The body is used in various embodiments to encapsulate and securely carry small items. Exemplary of such an item is a small piece of moist material suitable for cleaning golf balls and club heads, such as a sponge. A substantially leak-proof engagement between the body of the case and the cover of the case allows the case to efficiently retain moisture, increasing the capability of the moist material to clean over time.
These and other features of this invention are more fully set forth in the following description of an embodiment of the invention. The description is presented with reference to the accompanying drawings of which:
FIG. 1 is a top view of an embodiment showing the body of the case, two prongs extending from the case, and a golf ball marker attached to the top of the case.
FIG. 2 is a cut-away side view of the embodiment shown in FIG. 1 showing the radiused edge, the placement of the prongs relative to the radiused edge, the cleaning material contained within the case, and the ball marker attached to the case.
FIG. 3 is a top view of an alternative embodiment of the present invention, showing the body of the case having a second radius on the edge proximate the prongs extending from the case.
FIG.4 is an exploded sectional side view of the tool shown in FIG. 3 demonstrating a sponge retainer ring for constraining the sponge within the case.
FIG. 5 is a top view of an embodiment of the invention employing a solid body with an edge proximate the prongs, having the dual orthogonal radius.
FIG. 6 is a side view of the embodiment of the tool shown in FIG. 5.
The present invention provides an improved golf green repair tool and carrying case. In a preferred embodiment shown in the drawings, the tool comprises a body having a case 10 and a cover 18, a radiused edge 14, and two prongs 12 extending from the case. The edge is the surface connecting the upper and lower sides of the body. The body in alternate embodiments has an oblong, semi-circular, triangular, or other substantially polygonal shape. The prongs in alternate embodiments are an inherent part of the body (case or cover) or they may be separately manufactured and bonded, screwed into, or otherwise attached to the body. The prongs are positioned so that they extend in the direction of the radiused edge from an area on the case proximate and substantially parallel to a side of the case and perpendicular to the radiused edge. The radiused edge has a substantially semi-circular shape.
The purpose of the prongs is to aerate and loosen the ground, especially areas of compaction due to ball impact. The radiused edge is used to knead the ridge back into level ground. To remove a ball mark, the ridge is poked repeatedly with the prongs as the tool is pushed into the ground until the radiused edge pushes against the ridge. The tool may be inserted into the ridge at an angle so that the prongs extend underneath the depressed area loosening any compaction that may have occurred. By repeating this process, in essence, the radiused edge kneads the ridge into the ground causing the ground material underneath the ridge to shift towards the now loosen material beneath the depressed area displacing the depressed area upwards.
The case incorporates an inner chamber 16, which is formed by the case 10 closed through the use of the cover 18. The cover may engage the case in alternate embodiments by means of a lip extending from the inner wall of the cover which is mated to a recess on the inner wall of the case, or by means of a hinge attaching one edge of the cover to one edge of the case and a latching mechanism on the opposite side of the cover and case.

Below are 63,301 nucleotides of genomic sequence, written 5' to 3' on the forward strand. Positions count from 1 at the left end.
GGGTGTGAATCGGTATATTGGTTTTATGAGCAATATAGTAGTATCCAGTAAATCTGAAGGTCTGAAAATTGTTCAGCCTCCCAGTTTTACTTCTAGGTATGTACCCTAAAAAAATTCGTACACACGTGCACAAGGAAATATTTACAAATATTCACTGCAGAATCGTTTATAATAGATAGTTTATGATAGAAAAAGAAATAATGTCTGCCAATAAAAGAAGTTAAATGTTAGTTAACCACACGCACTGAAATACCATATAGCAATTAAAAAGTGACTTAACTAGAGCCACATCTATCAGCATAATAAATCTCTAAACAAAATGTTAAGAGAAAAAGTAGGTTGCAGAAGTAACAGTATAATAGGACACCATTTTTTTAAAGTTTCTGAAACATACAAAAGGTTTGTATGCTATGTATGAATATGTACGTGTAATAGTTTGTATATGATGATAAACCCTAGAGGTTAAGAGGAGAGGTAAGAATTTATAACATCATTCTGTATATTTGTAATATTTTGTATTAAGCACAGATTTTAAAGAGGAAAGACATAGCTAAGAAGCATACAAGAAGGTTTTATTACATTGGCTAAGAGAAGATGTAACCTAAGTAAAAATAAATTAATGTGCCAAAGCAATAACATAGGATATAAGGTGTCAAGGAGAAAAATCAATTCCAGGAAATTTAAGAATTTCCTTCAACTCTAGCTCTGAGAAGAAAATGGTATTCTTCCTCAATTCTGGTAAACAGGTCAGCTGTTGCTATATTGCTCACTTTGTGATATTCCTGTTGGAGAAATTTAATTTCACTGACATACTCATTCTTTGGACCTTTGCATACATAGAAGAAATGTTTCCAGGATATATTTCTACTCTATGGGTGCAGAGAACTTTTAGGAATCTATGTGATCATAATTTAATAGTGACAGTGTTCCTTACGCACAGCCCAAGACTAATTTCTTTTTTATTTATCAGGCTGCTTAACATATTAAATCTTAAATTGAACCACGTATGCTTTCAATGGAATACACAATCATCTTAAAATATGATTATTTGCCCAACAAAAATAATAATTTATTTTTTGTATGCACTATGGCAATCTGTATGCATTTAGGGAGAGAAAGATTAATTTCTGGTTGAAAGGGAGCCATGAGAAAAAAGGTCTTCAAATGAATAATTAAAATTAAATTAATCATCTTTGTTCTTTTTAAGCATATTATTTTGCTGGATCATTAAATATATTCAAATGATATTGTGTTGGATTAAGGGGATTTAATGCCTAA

In the embodiment shown, a sponge 20 or other material is fitted for engagement with the lower half of the case. Indentations 22, on the top of the case and proximate an opening incorporated in the top of the case 24, are used as finger or thumb holds. The indentations provide space to aid in removing a ball marker 26, whose stem is attached to the case via the opening incorporated in the case.
An alternative embodiment of the present invention is shown in FIGS. 3-6. FIGS. 3 and 4 show an embodiment of the invention wherein the body of the tool incorporates a case 10 and cover 18 as previously described. The operative radiused edge 14, proximate the prongs 12 not only incorporates a radius extending upward from the side of the case 26 as best seen in FIG. 4 but also incorporates a second radius as best seen in FIG. 3 which is orthogonal to the first radius at all points on edge 14. The dual radius on edge 14 creates a surface having a complex curvature which enhances the tamping function of the tool. The dual curvature of the edge proximate the prongs avoids the creation of secondary ridging in the turf of the green during removal of ball marks.
The second embodiment of the invention as shown in FIG. 4 incorporates a sponge retainer ring 28 which is adapted to be received over the sponge and incorporates tangs 30 which are received in indentations 32 in the interior of the case to retain the sponge in the case if the cover is removed and the case is intentionally or inadvertently inverted.
FIGS. 5 and 6 disclose an embodiment of the present invention employing a solid body having a truncated triangular shape easily grasped by the user. The operative edge 14 proximate prongs 12 again employs a first radius generally designated A between the top and bottom sides of the tool and a second radius generally designated B extending between the left and right sides of the tool. Radius B is substantially orthogonal to radius A at all points on edge 14 creating a complex curved surface.
Having now described the invention in detail, as required by the patent statutes, those skilled in the art will recognize modifications and substitutions to the elements of the invention disclosed herein. Such modifications and substitutions are within the scope and intent of the invention as defined in the following claims.
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|US5110123 *||Jun 24, 1991||May 5, 1992||Larson George G||Combined divot repairer and ball marker/spotter|
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|US5209469 *||Jul 2, 1991||May 11, 1993||Danny Laskowitz||Golfer's tool|
|US5211395 *||Sep 25, 1991||May 18, 1993||Liao Henry H||Golf tool|
|US5224700 *||May 19, 1992||Jul 6, 1993||Rosen Carl Erik M||Combined putting green repair tool and stopwatch|
|US5226647 *||Apr 27, 1992||Jul 13, 1993||Notarmuzi Gerard E||Multi-purpose golfer's accessory|
|GB2247179A *||Title not available|
|JPH0531217A *||Title not available|
|Citing Patent||Filing date||Publication date||Applicant||Title|
|US6925940 *||Jun 30, 2003||Aug 9, 2005||Franz Plasser Bahnbaumaschinen Industriegesellschaft Mbh||Tamping tine for a tamping unit|
|U.S. Classification||473/408, 473/406|
|International Classification||A63B47/04, A63B57/00|
|Cooperative Classification||A63B47/04, A63B57/0068, A63B57/0075|
|Oct 3, 2000||REMI||Maintenance fee reminder mailed|
|Mar 11, 2001||LAPS||Lapse for failure to pay maintenance fees|
|May 15, 2001||FP||Expired due to failure to pay maintenance fee|
Effective date: 20010311